This is a brilliant event and an excellent alternative to the prestigious London Marathon. I have been in Manchester for this event for the last three years and have run it two out of those three times.
Like London, the Manchester Marathon is quite flat (probably a little bit flatter if push came to shove) and the atmosphere is amazing! People come out to line the streets all through Manchester, Sale, Altringham and everywhere else it passes through.
The fact that this is a flat race also makes it a great event for anyone who hasn’t done a marathon before, and also the experienced marathon runner, wanting to get a fast time.
That’s why I was there; I wanted to go for a PB, which currently stands at 2:56 done at Liverpool last year.
Spoiler alert! As you may have been able to deduce by the way I worded that last sentence, I didn’t get the PB. With my packed schedule throughout February and March, I only really gave myself three weeks to train for it, and in the final week, I fractured my big toe. The odds were very much NOT in my favour for this one.
My quandary at the start line
I felt in reasonable shape and good fitness, but knew I hadn’t put the miles in and my big toe was not 100% yet. So do I set off slow, ease in and make certain of a semi-decent time? Or do I set off at PB pace and hope for the best?
It’s a reasonable question.. If you set off at PB pace, it’s not like you can just slow down a bit later; that’s not really how it works. If you set off too fast and burn out early, it’s potentially race over!
I had a little think and decided to go with the “no guts, no glory” mentality. Five minutes into the race, I had caught up with the three hour pacer and decided to push on. I reckon in hindsight, if I had stuck at this pace, I would have likely just about made the sub-three time. But that wouldn’t be a PB, so what’s the point? I put my foot down and cruised along at 6:30min/mile pace and pondered which mile it would be before I burnt out…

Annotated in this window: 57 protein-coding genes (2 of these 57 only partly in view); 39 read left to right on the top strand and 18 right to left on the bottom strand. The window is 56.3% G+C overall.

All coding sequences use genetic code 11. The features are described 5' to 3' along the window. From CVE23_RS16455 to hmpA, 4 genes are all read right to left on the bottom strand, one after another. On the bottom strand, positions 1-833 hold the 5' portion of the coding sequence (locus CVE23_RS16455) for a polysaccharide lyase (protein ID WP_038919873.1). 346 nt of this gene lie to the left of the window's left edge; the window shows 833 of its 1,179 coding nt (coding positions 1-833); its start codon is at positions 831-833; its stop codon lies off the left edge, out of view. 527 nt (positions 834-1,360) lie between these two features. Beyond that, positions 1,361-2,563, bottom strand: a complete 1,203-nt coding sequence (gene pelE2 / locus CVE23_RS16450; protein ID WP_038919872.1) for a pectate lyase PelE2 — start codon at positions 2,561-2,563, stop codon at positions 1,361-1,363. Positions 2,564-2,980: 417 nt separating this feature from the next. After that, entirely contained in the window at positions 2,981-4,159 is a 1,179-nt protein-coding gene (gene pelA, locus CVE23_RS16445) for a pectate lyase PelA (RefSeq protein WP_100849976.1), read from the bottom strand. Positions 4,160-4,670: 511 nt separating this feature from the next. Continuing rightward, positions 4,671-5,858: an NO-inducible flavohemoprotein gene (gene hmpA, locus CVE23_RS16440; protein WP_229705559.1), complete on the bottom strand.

Mile 16, I burnt out!
Coming to terms, and the final few miles
Pretty textbook really, I threw down some jelly babies and isotonic drink and patiently waited for ‘the wall’ to hurry up and go away. I was still managing a laboured 7min/mile pace here, so hadn’t given up on the PB just yet and at mile 19, I finally got my second wind.
Unfortunately, this second wind lasted only a couple of miles, then at mile 22 the wheels completely fell off. I literally had nothing left in the tank.
To add further insult, my previously broken toe decided this would be a good time to make its voice heard again. The constant pain and the ridiculous ease runners were flying past me now made for a very uncomfortable final hour.
I tried to maintain a jog, as I feared that if I stopped for even a second I might not be able to get going again. As predicted, the three hour pacer and following group of runners then swanned past me still full of energy. Nothing I could do about it, I just had to try to enjoy the atmosphere for the remaining three miles…
Absolutely amazing day out in Manchester; the support from the crowds was top draw! They helped immensely as I struggled down the last mile and rounded the final corner towards the finish.
I decided at this point that there was nothing riding on the time anymore, so just before the finish line, I stopped, turned around and moonwalked over because I thought: when am I ever going to get a chance to do that again?
What do you take from a race that on paper went very wrong?
In a strange way, even though I didn’t really get close to the time I was after and my gamble didn’t pay off; I can be very happy with the way I finished. I was in high spirits and didn’t just give up because things didn’t go to plan.
Plus as a lot have people have reminded me under no uncertain terms, 3:10 (or whatever it was) is still quite a respectable time.
Good race times don’t just come from being ‘good at running’. You do have to actually put in the training. Given that two years ago, I ran this very race five minutes faster will testify to that.
I came to terms with the fact that PB’s don’t just happen by virtue of turning up anymore last year after my local half-marathon. It’s great while it lasts, but now as an established runner, I do have to work for PB’s, which makes them all the more satisfying when they do happen.
So I guess the moral of this story SHOULD be that if you know you’re not 100%, don’t go out too quickly; there’s always a risk of completely burning out. Sadly this is not how my brain is wired, and I feel confident that I would make the same decision 100 times over. My tactic of deliberately set off too fast, then try to hold on for dear life when it all falls apart will probably live to fight another day!
Finally, before I sign off, best of luck to those running in the London Marathon next week! Remember to enjoy yourself out there and give it your best all the way through! 🙂